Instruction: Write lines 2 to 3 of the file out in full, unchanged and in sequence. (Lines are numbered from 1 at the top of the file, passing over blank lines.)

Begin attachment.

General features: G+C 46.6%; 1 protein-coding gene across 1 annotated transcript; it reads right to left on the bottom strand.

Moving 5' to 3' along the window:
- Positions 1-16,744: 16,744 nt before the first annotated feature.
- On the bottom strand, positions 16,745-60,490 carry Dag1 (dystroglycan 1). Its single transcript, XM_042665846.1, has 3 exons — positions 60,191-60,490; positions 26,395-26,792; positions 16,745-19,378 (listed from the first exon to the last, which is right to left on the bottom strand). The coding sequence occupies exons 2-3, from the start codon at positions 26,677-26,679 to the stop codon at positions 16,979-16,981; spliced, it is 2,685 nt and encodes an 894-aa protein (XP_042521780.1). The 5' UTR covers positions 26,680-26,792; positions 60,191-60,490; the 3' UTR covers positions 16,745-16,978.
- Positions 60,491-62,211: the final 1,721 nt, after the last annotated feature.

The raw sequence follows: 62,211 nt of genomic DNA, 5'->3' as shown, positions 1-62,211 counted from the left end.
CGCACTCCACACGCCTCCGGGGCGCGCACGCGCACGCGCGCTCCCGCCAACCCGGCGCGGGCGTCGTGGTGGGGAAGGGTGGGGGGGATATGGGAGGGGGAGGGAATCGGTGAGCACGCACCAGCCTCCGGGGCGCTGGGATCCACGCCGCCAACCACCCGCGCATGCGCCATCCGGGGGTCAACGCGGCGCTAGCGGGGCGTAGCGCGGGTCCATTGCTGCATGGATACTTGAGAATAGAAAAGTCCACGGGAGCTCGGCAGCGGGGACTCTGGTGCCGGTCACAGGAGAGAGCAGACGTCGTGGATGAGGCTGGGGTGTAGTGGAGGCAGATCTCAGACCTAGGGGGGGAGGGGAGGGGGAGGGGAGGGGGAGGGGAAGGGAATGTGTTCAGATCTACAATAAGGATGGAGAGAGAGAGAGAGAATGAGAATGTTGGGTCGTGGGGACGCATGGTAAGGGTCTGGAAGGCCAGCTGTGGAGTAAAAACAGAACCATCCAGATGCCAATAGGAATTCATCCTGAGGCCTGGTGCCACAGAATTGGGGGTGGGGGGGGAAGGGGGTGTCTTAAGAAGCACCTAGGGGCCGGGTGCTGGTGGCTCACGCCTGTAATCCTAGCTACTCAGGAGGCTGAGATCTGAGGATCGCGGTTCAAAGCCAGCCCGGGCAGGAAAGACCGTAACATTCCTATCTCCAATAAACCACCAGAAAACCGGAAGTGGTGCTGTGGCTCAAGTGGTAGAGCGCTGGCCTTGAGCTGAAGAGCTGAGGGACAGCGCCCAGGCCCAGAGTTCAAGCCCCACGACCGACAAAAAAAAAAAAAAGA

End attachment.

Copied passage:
Moving 5' to 3' along the window:
- Positions 1-16,744: 16,744 nt before the first annotated feature.